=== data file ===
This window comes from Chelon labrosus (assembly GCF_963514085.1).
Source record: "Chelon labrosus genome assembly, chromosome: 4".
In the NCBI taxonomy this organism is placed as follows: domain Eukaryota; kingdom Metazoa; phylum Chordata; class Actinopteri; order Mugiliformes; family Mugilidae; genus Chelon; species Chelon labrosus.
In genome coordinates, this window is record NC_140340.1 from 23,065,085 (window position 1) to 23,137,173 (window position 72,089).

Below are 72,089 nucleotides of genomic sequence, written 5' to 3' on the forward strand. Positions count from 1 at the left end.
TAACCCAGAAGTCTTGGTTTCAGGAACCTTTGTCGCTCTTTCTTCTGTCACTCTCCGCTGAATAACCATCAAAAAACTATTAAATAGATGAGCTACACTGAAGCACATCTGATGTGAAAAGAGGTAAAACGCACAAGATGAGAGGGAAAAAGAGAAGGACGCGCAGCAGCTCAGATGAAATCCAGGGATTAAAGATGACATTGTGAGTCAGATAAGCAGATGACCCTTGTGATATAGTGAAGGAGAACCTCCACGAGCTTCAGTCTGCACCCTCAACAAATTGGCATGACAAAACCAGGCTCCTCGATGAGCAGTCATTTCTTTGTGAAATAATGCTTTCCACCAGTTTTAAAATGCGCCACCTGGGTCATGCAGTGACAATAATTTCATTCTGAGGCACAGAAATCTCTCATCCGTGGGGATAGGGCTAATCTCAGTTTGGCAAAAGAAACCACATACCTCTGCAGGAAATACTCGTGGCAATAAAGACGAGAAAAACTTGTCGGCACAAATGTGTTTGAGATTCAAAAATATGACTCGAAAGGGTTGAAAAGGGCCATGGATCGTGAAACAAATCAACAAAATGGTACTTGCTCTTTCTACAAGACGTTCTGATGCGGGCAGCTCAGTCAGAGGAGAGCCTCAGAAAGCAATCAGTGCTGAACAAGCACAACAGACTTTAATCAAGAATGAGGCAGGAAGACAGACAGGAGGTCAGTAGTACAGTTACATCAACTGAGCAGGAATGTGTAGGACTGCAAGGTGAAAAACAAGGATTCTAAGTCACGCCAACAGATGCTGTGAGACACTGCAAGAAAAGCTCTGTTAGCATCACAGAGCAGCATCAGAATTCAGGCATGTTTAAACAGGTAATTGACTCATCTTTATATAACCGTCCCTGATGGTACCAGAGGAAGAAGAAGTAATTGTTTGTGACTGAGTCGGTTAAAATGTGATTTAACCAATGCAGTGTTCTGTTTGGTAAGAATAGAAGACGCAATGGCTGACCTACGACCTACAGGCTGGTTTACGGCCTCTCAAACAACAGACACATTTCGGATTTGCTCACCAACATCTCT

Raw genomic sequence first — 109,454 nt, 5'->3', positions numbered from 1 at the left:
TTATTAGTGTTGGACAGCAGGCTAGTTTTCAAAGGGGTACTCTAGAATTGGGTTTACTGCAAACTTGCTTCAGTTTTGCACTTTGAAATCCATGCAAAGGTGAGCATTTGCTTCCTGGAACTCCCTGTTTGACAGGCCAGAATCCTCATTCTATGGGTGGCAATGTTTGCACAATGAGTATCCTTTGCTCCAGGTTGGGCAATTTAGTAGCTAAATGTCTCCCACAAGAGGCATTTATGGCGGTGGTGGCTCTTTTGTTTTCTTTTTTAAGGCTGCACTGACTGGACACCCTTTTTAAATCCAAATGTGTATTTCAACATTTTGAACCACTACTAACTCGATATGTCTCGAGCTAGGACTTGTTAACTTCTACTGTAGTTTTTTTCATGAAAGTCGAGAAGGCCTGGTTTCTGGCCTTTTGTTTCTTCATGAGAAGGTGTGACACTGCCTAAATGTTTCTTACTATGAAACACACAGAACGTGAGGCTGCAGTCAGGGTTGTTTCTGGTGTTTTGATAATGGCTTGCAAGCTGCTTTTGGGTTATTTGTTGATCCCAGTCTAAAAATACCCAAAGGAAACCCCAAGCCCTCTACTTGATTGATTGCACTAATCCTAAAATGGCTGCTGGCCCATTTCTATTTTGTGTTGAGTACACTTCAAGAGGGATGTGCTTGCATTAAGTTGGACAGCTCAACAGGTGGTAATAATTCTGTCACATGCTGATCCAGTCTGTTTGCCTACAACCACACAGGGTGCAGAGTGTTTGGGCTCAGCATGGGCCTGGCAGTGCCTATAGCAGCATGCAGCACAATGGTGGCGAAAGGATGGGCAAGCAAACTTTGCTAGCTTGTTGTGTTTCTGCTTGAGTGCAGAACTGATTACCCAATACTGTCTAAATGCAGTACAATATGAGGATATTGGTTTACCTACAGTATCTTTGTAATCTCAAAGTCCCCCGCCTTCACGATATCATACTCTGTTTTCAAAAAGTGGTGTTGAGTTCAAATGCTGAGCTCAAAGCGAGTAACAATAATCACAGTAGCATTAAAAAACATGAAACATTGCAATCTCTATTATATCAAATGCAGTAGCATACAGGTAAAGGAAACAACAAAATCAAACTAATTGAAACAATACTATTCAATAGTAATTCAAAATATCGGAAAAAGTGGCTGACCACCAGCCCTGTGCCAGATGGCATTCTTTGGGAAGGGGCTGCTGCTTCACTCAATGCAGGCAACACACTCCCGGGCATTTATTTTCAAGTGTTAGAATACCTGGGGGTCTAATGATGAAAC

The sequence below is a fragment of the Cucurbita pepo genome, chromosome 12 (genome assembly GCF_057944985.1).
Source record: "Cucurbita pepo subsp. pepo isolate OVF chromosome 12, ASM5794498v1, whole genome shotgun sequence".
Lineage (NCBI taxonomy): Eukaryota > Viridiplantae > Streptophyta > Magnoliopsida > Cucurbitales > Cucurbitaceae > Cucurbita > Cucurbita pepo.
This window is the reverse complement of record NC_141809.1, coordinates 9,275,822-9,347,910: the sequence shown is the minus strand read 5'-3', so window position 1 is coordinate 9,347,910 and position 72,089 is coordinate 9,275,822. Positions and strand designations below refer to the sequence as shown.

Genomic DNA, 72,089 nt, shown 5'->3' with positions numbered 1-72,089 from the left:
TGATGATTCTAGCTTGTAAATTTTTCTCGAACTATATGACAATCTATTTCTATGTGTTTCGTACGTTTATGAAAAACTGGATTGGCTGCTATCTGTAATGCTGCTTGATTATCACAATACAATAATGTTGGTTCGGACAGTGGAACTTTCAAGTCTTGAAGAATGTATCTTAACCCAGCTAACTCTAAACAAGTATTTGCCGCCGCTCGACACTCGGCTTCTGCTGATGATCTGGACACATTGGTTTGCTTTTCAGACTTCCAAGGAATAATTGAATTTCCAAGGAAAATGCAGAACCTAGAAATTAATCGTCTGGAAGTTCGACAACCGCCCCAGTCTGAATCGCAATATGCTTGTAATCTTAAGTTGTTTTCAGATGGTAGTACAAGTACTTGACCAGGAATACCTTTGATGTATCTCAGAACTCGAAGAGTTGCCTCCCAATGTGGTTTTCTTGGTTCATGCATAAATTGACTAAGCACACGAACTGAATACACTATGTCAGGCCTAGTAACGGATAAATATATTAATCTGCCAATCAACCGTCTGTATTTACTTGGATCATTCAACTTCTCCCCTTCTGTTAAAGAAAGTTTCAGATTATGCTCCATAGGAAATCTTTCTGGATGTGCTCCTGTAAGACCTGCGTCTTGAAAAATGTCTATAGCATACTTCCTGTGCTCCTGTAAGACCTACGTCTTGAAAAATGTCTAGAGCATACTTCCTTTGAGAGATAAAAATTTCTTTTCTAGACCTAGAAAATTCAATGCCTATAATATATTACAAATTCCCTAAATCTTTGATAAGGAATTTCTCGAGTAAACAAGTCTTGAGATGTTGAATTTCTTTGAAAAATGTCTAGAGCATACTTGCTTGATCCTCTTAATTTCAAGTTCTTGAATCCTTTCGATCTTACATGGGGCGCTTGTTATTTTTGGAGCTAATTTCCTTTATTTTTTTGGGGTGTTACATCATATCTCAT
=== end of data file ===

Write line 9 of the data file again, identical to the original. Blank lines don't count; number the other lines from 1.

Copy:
The sequence below is a fragment of the Cucurbita pepo genome, chromosome 12 (genome assembly GCF_057944985.1).